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MIAA workers tapped to spot extortionists at NAIA; Iloilo airport get CCTVs

/ 07:38 PM November 08, 2015
November 3, 2015 Stickers bearing Stop Tanim Bala warnings are handed out to passengers entering the NAIA Terminal 2, in Pasay City, by militant group Migrante to discourage anyone from planting bullets in their baggages. INQUIRER/ MARIANNE BERMUDEZ

November 3, 2015
Stickers bearing ‘Stop Tanim Bala’ warnings are handed out to passengers entering the NAIA Terminal 2, in Pasay City, by militant group Migrante.
INQUIRER/ MARIANNE BERMUDEZ

MANILA, Philippines — The Manila International Airport Authority (MIAA) has asked its employees to serve as the eyes in making sure passengers at the country’s premier airport do not fall prey to extortionists while the Civil Aviation Authority of the Philippines (CAAP) has installed electronic ones.
In a November 6 memorandum to all MIAA employees, general manager Jose Angel Honrado assured all workers at the Ninoy Aquino International Airport (NAIA) that the agency has started working to get to the truth in the “tanim-bala (bullet-planting)” controversy.

“We need your (employees’) help, however. I encourage you to be vigilant and report all anomalous behavior to law enforcers or to your immediate supervisors for appropriate action. I will not hesitate to immediately remove from their posts those found at fault.”

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Honrado, in his letter pertaining to the “tanim-bala” scheme,” said, “I write to address all airport employees — regardless of agency affiliation — to let you know that the airport management is one with its people in this moment of difficulty.”

He said that while MIAA and other law enforcement agencies have been looking into bullet-planting allegations against some airport personnel, other NAIA workers have “become a victim of insults from a suspicious riding public as you go about your job.”

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“Know, however, that the innocent remain calm and resolute in difficult times. Our passengers need to know by your example that our commitment to their safety and convenience continues to be genuine. I appeal to you to stay true to your responsibility of serving our passengers,” the MIAA general manager said.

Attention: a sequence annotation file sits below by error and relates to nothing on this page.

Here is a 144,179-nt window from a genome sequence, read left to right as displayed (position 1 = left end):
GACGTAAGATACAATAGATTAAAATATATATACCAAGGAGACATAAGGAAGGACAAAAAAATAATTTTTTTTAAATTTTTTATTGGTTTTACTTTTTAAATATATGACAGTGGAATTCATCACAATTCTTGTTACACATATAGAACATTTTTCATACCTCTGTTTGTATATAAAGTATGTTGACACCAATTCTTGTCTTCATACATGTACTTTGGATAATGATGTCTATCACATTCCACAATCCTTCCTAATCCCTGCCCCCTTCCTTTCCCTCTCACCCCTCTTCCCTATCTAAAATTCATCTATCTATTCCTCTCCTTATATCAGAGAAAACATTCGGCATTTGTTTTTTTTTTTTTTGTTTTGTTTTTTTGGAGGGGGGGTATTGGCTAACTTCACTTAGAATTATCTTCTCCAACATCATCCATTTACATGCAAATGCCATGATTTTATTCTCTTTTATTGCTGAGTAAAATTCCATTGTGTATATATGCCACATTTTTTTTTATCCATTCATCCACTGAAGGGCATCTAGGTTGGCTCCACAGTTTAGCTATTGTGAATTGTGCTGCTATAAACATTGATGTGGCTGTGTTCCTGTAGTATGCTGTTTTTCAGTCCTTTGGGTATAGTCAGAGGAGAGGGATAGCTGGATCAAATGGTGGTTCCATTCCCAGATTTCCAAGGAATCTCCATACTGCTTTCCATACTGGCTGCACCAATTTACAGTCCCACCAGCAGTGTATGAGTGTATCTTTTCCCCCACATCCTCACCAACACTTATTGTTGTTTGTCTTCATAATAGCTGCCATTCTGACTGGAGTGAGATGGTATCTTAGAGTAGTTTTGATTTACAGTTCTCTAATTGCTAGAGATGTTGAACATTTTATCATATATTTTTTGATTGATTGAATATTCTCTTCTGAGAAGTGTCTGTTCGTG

He stressed, “As the general manager of the NAIA, I give you my commitment that we will surmount this challenge.”

Honrado concluded, “More than ever, we remain dignified as we build our lives for our families through the public service we render every day.”

Meanwhile the Iloilo International Airport, which is under CAAP supervision, has acquired closed circuit TV (CCTV) equipment to keep a tight watch on the security and safety of airline passengers.

The CAAP said the installation was part of the P44-million allocation for the setup of CCTV systems in the Iloilo; Bacolod-Silay; Kalibo; and Legazpi international airports.

Security cameras are installed in “hotspots” like the departure, arrival and cargo areas.

“These are installed showing different angles, including the initial and final screening of passenger luggage for easy reference in case contraband or illegal substances are intercepted by security screeners,” CAAP spokesperson Eric Apolonio explained.

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Ma. Mecine Reyes, area center VI manager, said that 38 high-definition cameras with zooming capacity of at most 1 kilometer were installed at the Iloilo international airport.

Reyes said that recordings would be stored in digital format at a main server and record playbacks would be immediately accessible.  SFM

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TAGS: ‘laglag-bala’, airport, airport security, apprehension, bullet planting scheme, CAAP, CCTV, Civil Aviation Authority of the Philippines, closed circuit television cameras, Crime, Eric Apolonio, extortion, frame-up, Iloilo International Airport, Jose Angel Honrado, Justice, law, law enforcement, Manila International Airport Authority, Miaa, monitoring, NAIA, news, Ninoy Aquino International Airport, Surveillance, tanim bala
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